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The Vatican bank said Monday its profit soared by more than 20 times last year as it recovered from a trading loss and continued its reform process away from its scandal-marred past.
The bank, officially called the Institute for Religious Works, said it earned $76 million in 2014, up from $3.2m the previous year.
Profits were also boosted by a drop in operating costs. In 2013, operating expenses jumped by almost $9 million as it paid outside consultants to help review its client base and bring it into compliance with anti-money-laundering norms.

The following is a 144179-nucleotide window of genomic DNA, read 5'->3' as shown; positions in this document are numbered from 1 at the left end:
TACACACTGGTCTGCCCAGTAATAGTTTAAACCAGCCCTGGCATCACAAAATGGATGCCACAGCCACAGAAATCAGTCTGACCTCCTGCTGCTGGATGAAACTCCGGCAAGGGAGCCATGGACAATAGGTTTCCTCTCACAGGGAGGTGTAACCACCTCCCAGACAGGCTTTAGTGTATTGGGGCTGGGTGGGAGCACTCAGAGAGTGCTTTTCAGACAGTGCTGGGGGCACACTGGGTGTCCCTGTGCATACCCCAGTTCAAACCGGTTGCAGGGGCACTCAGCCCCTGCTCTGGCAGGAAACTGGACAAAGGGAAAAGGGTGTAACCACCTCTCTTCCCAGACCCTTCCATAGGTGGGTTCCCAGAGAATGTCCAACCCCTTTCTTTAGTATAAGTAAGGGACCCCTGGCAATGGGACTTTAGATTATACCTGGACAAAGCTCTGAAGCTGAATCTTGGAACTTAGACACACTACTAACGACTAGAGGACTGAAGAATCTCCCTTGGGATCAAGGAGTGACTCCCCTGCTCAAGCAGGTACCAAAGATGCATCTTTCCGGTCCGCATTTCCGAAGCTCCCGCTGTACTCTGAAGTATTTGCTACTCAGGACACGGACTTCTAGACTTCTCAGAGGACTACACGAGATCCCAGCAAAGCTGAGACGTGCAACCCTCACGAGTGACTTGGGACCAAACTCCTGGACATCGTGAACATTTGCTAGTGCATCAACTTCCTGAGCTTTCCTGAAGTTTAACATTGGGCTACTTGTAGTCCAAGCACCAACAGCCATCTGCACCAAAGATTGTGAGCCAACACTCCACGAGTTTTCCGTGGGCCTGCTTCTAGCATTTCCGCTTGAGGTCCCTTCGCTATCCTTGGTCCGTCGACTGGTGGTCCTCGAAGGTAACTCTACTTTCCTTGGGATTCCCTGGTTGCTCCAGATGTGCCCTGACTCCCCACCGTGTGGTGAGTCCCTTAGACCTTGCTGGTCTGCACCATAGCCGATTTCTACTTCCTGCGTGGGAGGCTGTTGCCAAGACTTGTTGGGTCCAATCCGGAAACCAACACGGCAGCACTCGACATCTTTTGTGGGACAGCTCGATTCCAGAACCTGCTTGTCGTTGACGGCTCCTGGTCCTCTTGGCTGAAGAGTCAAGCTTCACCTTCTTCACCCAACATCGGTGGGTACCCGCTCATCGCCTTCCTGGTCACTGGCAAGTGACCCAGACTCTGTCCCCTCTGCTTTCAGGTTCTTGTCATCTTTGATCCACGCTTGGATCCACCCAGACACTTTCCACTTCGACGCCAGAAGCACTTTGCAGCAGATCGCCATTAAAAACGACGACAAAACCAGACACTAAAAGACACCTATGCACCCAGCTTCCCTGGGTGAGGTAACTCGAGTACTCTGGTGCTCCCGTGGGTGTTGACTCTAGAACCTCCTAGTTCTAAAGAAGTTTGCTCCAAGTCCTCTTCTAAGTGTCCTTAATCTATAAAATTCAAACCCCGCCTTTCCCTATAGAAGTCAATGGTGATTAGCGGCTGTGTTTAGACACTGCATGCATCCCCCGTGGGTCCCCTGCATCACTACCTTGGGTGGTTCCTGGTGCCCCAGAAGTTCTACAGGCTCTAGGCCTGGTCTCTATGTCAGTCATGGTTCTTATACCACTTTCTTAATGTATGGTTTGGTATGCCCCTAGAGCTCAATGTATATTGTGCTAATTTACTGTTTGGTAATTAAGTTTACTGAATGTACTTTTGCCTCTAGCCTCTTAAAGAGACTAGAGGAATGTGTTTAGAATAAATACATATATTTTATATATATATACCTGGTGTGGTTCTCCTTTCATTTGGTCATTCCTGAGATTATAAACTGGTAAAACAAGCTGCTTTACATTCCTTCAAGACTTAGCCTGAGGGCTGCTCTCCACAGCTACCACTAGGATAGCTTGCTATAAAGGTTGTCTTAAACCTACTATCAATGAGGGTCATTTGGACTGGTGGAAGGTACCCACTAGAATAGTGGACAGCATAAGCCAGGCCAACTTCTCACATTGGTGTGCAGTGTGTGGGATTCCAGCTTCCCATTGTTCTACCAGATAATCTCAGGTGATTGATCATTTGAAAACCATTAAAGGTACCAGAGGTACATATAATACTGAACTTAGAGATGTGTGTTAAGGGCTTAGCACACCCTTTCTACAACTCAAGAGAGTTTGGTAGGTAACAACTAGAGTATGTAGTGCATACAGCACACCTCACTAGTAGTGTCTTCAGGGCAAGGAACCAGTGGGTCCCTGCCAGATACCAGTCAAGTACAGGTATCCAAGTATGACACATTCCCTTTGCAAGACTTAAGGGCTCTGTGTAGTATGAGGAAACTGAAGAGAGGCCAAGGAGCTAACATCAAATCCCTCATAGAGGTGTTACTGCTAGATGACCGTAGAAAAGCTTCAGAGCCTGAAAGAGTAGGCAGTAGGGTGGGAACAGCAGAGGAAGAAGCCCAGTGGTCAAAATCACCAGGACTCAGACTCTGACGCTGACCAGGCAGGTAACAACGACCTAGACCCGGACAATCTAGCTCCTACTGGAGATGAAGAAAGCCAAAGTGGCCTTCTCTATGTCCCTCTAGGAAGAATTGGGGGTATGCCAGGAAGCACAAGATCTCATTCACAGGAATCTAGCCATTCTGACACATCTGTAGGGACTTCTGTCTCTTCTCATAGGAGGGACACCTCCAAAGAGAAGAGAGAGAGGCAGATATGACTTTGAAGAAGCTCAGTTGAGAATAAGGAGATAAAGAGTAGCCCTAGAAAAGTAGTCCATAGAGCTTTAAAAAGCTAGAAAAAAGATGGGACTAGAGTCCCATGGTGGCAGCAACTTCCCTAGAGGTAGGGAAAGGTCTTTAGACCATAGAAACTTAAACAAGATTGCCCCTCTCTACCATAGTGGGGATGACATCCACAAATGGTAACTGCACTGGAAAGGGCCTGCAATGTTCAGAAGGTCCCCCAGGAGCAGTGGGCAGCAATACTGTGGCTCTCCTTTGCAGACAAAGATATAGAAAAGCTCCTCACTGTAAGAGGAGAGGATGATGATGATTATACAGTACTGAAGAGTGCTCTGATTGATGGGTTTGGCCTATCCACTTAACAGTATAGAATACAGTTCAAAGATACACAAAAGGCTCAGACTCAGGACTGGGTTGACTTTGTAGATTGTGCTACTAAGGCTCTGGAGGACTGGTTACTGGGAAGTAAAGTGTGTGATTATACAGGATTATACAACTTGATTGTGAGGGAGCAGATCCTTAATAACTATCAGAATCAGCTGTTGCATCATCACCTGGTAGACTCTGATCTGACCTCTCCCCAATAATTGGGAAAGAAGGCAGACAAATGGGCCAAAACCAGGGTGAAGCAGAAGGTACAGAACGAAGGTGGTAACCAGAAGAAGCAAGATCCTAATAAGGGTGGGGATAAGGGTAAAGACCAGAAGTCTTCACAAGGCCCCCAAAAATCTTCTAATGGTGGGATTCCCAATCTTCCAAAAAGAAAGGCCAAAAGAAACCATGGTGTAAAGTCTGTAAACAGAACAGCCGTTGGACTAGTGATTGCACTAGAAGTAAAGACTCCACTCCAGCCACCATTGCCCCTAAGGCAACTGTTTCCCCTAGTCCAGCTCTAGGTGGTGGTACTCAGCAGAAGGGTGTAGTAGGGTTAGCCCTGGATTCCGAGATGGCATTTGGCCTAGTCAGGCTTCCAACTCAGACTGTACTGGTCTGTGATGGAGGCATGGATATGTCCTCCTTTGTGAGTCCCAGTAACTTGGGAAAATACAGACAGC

That review resulted in some 4,600 accounts being closed, either because they were dormant or because clients no longer fit the revised client base approved by the bank's board, which include religious orders, Catholic institutions, clerics, employees or former employees of the Vatican, as well as embassies and diplomats accredited to the Holy See.
Bank President Jean-Baptiste de Franssu said the bank's focus now is to improve services to its remaining 15,181 account holders.
De Franssu was named president last summer as the bank, which has been caught up in money-laundering probes over the years by Italian magistrates, began the second phase of a reform process aimed at cleaning up its operations.
- The Associated Press